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17 April 2014 12:48 pm ,
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Officials last week revealed that the U.S. contribution to ITER could cost $3.9 billion by 2034—roughly four times the...
An experimental hepatitis B drug that looked safe in animal trials tragically killed five of 15 patients in 1993. Now,...
Using the two high-quality genomes that exist for Neandertals and Denisovans, researchers find clues to gene activity...
A new report from the Intergovernmental Panel on Climate Change (IPCC) concludes that humanity has done little to slow...
Astronomers have discovered an Earth-sized planet in the habitable zone of a red dwarf—a star cooler than the sun—500...
Three years ago, Jennifer Francis of Rutgers University proposed that a warming Arctic was altering the behavior of the...
- 17 April 2014 12:48 pm , Vol. 344 , #6181
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Lemurs Leap Into Fossil Record
19 October 2001 7:00 pm
Known only from Madagascar, living lemurs have a shadowy history. Although molecular clocks suggest that these long-tailed, tree-dwelling primates appeared some 60 million years ago, fossils on the island date back only 40,000 years. Now paleontologists working in Pakistan have discovered 30-million-year-old teeth that resemble those of modern lemurs. The finding, reported in the 19 October issue Science, adds weight to the idea that lemurs may have originated in Asia rather than Africa.
In 1999, a team led by Jean-Loup Welcomme, a mammalian paleontologist at the University Montpellier II in France, was sifting through 5 tons of sediment in the Bugti Hills of central Pakistan looking for fossils. The researchers found thousands of rodent teeth and dozens of primate teeth, including some that strikingly resemble those of Cheirogaleus, the modern dwarf lemur. Although the team didn't find the tooth comb, a unique pattern of forward-pointing incisors that modern-day lemurs use for grooming or collecting resin, "the molars are extremely similar," team member Jean-Jacques Jaeger says. "Several dental traits are unusual and exclusively shared with lemurs."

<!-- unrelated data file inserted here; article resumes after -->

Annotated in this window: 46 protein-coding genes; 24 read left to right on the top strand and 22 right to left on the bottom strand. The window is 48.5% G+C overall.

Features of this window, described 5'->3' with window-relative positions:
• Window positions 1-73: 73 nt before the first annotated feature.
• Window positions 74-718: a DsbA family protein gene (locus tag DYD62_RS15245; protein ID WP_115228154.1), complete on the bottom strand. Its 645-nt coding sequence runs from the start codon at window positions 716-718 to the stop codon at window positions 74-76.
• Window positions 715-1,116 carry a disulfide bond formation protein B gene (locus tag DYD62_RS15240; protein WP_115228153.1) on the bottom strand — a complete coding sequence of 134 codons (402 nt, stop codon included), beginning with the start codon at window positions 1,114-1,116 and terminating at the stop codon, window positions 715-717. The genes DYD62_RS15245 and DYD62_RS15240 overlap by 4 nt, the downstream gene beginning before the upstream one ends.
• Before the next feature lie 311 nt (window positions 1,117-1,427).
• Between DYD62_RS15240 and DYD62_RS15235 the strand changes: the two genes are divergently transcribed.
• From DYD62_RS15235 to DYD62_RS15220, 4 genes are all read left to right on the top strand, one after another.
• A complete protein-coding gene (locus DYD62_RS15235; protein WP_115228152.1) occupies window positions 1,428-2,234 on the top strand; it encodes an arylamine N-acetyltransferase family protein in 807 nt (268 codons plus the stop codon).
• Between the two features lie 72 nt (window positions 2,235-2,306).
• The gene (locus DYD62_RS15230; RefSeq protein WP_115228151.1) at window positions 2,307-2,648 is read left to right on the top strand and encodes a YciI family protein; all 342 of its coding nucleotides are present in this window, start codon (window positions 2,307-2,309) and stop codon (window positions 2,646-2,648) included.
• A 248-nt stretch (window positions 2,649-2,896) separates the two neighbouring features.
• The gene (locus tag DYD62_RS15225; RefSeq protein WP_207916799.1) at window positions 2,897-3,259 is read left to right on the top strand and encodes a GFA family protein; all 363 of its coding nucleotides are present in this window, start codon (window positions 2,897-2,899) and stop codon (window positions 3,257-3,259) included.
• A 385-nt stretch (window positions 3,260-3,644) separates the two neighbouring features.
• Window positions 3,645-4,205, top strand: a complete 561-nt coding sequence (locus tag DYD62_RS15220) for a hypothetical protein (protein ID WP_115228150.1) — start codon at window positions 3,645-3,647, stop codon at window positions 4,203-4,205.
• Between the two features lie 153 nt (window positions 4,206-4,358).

Some paleontologists believe that lemurs evolved in Africa because of its proximity and rich record of primitive primates, although no lemur fossils have been discovered there. Jaeger says the new teeth from Pakistan mean that lemurs already diversified at least 30 million years ago, in Asia. "Now for the first time we have unequivocal paleontological evidence," he says. Jaeger believes that the lemurs probably got to Madagascar--which had separated from Asia about 88 million years ago--by riding on a small island that could have drifted from Asia to Africa and bumped into Madagascar.
If the teeth really did belong to lemurs, "this material is very important," says Christopher Beard, a paleontologist at the Carnegie Museum of Natural History in Pittsburgh who studies early mammals. Jaeger has "a really good chance of being right," says Beard--but he would like to see more fossils to back up the claim.